It was great information!

Over the past couple of months we’ve been working with a real estate agent. We’re looking for a house in a smaller city. The houses are older and charming, especially close to downtown.

A couple of weeks ago we found a very nice house on a street we liked. It had been on the market for several months without a lot of action. It was overpriced. It was also being represented by the same agency as our agent.

We put in an offer that our agent assured us wouldn’t offend the seller. Boom! Immediately, there was another offer from a previously rejected buyer who ‘wanted to be kept in the loop’.

Working with our agent, we became increasingly alarmed with the amount of good information he and the other buyer’s agent were working with. On a house listed for over half a million dollars, we found our agent talking confidently about bids within $2,000 of each other, starting at our original bid. Our agent said this was logical. We found it maddening.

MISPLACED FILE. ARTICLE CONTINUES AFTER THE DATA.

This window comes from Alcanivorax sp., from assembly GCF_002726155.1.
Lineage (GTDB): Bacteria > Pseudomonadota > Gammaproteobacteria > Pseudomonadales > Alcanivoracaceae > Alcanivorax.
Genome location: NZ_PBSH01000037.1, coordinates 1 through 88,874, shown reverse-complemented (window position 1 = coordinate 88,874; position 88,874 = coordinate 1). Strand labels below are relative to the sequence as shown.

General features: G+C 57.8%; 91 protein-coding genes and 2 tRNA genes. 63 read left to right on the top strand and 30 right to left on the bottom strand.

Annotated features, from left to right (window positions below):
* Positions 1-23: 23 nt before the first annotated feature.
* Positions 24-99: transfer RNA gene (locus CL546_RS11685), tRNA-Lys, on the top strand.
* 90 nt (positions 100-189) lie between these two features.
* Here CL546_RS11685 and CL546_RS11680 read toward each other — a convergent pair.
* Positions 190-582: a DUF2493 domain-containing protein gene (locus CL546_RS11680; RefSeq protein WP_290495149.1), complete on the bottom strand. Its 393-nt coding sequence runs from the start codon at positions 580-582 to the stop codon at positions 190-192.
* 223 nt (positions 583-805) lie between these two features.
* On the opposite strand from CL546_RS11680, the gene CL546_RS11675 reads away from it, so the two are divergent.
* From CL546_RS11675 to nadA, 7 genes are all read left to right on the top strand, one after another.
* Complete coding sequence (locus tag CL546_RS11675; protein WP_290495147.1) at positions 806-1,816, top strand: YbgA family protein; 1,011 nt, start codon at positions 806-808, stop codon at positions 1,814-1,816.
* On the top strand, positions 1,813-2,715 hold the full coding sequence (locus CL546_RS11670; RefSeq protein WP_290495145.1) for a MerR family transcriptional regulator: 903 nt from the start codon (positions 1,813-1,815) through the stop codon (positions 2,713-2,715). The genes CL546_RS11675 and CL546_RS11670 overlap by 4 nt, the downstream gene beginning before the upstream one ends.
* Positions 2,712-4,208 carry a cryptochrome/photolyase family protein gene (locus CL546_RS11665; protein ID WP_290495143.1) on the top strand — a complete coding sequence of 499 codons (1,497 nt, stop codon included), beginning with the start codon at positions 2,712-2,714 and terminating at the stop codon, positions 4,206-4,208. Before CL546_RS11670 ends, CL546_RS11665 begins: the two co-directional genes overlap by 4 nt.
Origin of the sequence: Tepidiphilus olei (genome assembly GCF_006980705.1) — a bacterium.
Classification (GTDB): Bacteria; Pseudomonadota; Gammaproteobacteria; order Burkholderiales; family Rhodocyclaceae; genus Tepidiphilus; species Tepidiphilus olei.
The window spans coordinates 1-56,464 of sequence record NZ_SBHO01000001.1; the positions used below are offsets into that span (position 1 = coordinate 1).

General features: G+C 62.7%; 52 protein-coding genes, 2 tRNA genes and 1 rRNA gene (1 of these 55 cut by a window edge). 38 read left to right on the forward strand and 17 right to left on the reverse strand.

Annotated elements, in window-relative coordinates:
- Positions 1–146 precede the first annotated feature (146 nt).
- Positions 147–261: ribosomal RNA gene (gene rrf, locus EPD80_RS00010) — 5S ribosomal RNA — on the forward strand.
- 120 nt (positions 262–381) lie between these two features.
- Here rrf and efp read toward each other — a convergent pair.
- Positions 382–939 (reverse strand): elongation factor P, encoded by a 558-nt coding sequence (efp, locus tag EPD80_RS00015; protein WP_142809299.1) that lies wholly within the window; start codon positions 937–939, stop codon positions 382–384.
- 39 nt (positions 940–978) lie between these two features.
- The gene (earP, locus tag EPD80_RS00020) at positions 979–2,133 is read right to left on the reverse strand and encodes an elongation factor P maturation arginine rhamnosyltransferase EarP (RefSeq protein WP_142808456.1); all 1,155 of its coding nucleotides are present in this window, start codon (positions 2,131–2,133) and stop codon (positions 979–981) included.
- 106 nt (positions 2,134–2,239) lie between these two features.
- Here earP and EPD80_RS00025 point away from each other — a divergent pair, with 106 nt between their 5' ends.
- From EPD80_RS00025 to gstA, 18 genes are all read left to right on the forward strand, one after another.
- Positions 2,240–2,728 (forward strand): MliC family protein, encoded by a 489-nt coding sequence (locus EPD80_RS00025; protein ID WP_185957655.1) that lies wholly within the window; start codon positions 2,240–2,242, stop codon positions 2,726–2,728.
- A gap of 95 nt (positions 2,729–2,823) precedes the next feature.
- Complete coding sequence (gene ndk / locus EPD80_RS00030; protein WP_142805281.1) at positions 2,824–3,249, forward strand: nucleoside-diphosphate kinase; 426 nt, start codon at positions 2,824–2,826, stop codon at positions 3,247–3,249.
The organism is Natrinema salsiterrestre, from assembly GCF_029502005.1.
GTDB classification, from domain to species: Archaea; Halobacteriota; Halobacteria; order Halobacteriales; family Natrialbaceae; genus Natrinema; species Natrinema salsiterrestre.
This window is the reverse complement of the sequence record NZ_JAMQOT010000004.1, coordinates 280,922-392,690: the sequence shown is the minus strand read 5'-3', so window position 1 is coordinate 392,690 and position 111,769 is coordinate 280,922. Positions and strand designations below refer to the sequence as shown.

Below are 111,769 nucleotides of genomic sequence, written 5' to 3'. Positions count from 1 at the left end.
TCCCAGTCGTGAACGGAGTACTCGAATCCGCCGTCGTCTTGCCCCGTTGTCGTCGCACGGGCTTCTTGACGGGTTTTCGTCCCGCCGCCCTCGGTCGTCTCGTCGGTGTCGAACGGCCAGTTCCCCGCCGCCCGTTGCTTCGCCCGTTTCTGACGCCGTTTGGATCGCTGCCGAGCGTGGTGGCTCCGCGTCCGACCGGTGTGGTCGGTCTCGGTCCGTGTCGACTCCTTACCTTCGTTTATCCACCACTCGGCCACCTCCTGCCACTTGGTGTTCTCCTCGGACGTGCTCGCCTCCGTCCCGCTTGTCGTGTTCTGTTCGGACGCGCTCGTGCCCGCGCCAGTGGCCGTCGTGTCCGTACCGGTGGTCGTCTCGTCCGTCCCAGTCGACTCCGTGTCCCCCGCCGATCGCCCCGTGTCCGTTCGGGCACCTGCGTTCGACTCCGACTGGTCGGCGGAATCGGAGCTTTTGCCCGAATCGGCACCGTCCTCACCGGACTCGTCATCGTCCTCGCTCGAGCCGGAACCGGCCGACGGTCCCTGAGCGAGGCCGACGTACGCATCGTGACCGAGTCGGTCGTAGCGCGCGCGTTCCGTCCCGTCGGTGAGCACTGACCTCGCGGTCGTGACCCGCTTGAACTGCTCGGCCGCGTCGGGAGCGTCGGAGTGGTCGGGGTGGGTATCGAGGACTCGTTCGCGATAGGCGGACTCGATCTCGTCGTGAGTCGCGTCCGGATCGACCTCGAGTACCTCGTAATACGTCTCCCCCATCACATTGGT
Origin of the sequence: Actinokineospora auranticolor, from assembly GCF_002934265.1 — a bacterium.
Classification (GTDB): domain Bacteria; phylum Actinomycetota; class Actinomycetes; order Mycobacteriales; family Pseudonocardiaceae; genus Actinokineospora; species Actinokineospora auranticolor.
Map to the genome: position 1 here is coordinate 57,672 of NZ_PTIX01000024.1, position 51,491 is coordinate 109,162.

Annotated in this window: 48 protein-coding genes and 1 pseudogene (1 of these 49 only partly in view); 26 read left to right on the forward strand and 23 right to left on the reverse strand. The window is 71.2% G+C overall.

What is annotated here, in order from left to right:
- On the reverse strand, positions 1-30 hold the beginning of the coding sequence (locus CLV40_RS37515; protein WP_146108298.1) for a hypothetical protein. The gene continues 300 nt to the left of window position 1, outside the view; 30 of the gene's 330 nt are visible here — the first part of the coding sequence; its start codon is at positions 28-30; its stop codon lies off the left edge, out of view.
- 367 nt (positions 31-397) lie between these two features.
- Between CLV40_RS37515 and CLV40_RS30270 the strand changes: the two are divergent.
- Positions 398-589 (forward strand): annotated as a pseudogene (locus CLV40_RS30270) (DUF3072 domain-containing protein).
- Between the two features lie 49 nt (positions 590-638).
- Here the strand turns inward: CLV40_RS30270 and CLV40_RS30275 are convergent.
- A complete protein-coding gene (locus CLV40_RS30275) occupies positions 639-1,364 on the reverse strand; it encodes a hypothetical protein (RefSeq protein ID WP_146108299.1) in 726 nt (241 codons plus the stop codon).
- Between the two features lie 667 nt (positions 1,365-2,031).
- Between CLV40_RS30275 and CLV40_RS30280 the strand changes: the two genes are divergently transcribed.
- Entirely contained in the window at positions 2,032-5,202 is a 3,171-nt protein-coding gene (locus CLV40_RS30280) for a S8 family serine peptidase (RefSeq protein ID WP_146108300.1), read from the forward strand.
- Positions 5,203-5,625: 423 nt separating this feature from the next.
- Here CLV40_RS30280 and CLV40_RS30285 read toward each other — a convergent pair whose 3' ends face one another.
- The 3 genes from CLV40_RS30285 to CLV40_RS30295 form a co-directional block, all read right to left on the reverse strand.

The problem with the process.

Here’s the problem. The real estate representation agreement that we signed with our agent is explicit. Where the same agency is representing both the buyer and the seller, agents are forbidden from sharing other offers with their clients. They are also forbidden from sharing personal information about the seller. They are even forbidden from directing their clients on what to bid.

We had all of that happen to us. In fact, it was quite helpful. And we’re not naïve, we’re sure it’s more common than uncommon because it is so helpful.

Except for two things: 1) it breaks the agent’s own rules and 2) it has consequences. In this case the seller got less than even we were prepared to pay because we were directed to bid less and – when we lost faith in the process – we walked away and eliminated the competitive bid situation. The house sold for only $2,000 over our original offer.

Does it really matter?

What’s ‘weird’ about this is we like our agent and trusted him. Giving him the benefit of the doubt, we think of him as being naïve. He seemed so used to a process that breaks all the rules all the time that he’d lost sight that what he was doing was wrong.

If he’s lucky it won’t matter – as in, he won’t get a prick client who sues him for being so stupid. If he get’s unlucky it will be too bad, so sad.

We’ve shared our concerns with our ex-agent. Give him credit, he said he got it. Now we need to find a new agent. And a house!